Friday, December 9, 2011

Bureau promises changes after muster handling issues


December 9, 2011

Incidents of aggressive handling of wild horses have been acknowledged in a Bureau of Land Management report into Triple B muster in Nevada. 

However, the bureau report found that helicopter contractor Sun J Livestock generally demonstrated appropriate, humane handling of wild horses over the course of the six-week gather that ended on August 31. The review team cited specific incidents of inappropriate, aggressive practices, including cases when the helicopter operated too closely to single horses and pursued small groups of horses or single horses too long.
No single incident, however, generated a consensus among animal welfare experts that horses were treated inhumanely, the bureau said.
The inquiry arose after wild horse advocates monitoring the muster and captured images and video of some of the wild horse gather operations.
Included in the video footage were alleged instances of inhumane or improper treatment of wild horses, which led to the issuance of a temporary restraining order by US District Court Judge Howard McKibben that prohibited helicopters from bumping or coming into excessively close proximity to wild horses during gather operations.
The seven-page report made 11 recommendations, including the need for the bureau to ensure clarity of management expectations of what is appropriate and what is not in gather-related operations. The agency said it would take "corrective actions" in response to all recommendations.
Bureau director Bob Abbey called for the review on September 23, following the competition of the Triple B gather, in which more than 1200 wild horses were removed from the complex northwest of Ely and southeast of Elko.
"Aggressive and rough handling of wild horses is not acceptable and we are actively taking steps to ensure that such behavior is not repeated," Abbey said.
"Guidance documents will be issued to ensure that all gather personnel are aware of appropriate handling techniques and related procedures."
The BLM team was composed of the bureau's Eagle Lake field manager Ken Collum; its Utah lead wild horse and burro specialist Gus Warr; the bureau's Colorado communications director Steven Hall; and an Animal and Plant Health Inspection Service veterinarian, Dr Owen Henderson.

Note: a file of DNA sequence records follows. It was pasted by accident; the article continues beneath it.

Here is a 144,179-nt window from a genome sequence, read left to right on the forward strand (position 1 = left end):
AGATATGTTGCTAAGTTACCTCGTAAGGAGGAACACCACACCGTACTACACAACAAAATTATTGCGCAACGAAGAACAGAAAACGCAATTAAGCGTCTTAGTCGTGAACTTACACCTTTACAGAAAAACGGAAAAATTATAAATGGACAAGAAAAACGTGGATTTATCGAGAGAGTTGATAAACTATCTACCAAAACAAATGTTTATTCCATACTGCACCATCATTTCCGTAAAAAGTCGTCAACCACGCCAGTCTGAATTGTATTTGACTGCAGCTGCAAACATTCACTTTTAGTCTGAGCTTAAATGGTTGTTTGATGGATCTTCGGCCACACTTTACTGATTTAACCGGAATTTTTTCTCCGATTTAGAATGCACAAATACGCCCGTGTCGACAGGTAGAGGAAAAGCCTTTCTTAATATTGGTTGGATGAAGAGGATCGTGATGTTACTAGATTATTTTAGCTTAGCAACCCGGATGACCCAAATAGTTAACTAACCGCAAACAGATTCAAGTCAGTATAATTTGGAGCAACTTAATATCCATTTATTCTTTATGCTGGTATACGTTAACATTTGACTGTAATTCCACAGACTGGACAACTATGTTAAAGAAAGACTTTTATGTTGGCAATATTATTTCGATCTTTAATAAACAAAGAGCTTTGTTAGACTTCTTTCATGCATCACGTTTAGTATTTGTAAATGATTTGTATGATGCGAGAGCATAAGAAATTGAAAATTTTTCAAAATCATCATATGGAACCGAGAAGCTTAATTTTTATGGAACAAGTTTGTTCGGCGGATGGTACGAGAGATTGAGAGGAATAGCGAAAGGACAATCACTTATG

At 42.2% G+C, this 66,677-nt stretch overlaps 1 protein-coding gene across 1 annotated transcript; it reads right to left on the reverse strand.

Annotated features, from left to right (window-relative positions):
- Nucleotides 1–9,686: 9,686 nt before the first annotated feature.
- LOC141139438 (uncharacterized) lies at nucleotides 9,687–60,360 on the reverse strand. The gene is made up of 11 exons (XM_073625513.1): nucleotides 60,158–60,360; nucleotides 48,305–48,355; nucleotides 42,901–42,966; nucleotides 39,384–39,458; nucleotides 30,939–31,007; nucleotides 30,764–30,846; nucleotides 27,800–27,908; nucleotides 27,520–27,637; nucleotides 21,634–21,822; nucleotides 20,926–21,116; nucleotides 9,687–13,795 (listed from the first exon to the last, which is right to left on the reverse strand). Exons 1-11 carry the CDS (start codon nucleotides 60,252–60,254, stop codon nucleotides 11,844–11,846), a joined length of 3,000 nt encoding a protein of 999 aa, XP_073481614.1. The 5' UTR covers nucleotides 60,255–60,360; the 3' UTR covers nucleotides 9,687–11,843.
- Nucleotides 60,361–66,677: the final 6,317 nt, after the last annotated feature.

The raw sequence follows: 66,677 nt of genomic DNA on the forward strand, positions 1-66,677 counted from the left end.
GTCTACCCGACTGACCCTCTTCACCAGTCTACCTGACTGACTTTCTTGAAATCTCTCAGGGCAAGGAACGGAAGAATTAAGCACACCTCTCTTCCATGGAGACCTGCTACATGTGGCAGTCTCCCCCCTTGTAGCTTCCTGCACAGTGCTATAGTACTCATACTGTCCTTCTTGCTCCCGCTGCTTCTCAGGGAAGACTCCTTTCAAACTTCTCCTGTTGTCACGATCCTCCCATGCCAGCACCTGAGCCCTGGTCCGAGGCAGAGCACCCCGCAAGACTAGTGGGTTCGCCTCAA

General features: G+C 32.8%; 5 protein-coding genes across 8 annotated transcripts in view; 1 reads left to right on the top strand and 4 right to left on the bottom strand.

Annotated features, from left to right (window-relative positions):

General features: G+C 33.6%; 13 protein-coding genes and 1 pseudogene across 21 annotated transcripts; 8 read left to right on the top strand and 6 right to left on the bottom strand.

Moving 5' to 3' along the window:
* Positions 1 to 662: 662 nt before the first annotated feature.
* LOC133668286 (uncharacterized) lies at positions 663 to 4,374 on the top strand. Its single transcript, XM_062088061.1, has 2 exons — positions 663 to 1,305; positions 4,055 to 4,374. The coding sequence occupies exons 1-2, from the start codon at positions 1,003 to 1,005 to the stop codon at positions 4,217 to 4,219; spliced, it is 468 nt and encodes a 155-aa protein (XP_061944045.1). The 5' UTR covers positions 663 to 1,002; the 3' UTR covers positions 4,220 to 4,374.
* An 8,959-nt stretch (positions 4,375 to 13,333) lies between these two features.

The team interviewed bureau staff, external animal welfare experts, and Sun J Livestock employees.
The team also reviewed declarations filed in US District Court by public observers who documented alleged abuse at the gather. Members examined 11 videos taken by public observers of the gather and reviewed the more extensive collection of BLM videos, photos, and reports.
Joan Guilfoyle, head of the bureau's Wild Horse and Burro Division, said: "I am instituting a proactive process for conducting internal reviews of many aspects of our program to ensure that we are moving toward the 'new normal' of wild horse and burro management."
The bureau said it would be establishing a helicopter gather contracts review team to determine what operational improvements are needed, whether by modification of existing contracts or by issuing new contract guidelines over what is appropriate and what is inappropriate.
It would review existing training courses.
It said it would issue guidelines to ensure that helicopters do not make contact with wild horses and burros and to clarify decision-making regarding the movement of small groups of horses or single horses to the trap.
The lawsuit that resulted in the temporary restraining order was taken by Laura Leigh, of Wild Horse Education and who is also vice-president of the Wild Horse Freedom Federation.
The legal action, filed by attorney Gordon Cowan, of Reno, raised multiple areas of humane concern. Documentation related to what the plaintiffs said were lack of food and water, lack of dust control, hotshot use, inappropriate handling during loading and sorting, as well as the helicopter pilot allegedly bumping a wild horse with the skids of his aircraft.
"I find the report encouraging," Leigh said. "However, it is of interest that no document filed by the BLM in the course of litigation admits any wrongdoing occurred.
"The recommendations in the document are not in effect on the ground. At the Calico roundup I have witnessed several incidences of concern. There is no excuse for not having a standard in place before the helicopters fly tomorrow morning."
The review team and outside animal welfare experts noted specific instances of inappropriate, aggressive handling and operational procedures in some of the videos reviewed, including the following incidents:
  • A helicopter operating too close to single horses.
  • A helicopter pursuing small groups or single horses too long.
  • Excessive and inappropriate use of electric prod, based on the opinions of the animal welfare experts' review of the videos.
  • Excessive use of wild rags as whips, especially around the head
  • Kicking, slamming of gates, pinning in gates, twisting of tails during horse loading processes.
Leigh's suit is currently awaiting a ruling on injunctive relief that asks that roundups be postponed until a policy is in place that outlines handling and a system of consequence for violations. A ruling is expected soon from Judge McKibben.
Author R.T. Fitch, president of the Wild Horse Freedom Federation, said: "The idea of sane and sensible management starts with honest conversation.
"These were areas where productive dialogue was a real possibility yet it was ignored by the BLM until litigation became a necessity.
"A federal agency that insists on operating in such a manner is not one that gains public trust."

No comments:

Post a Comment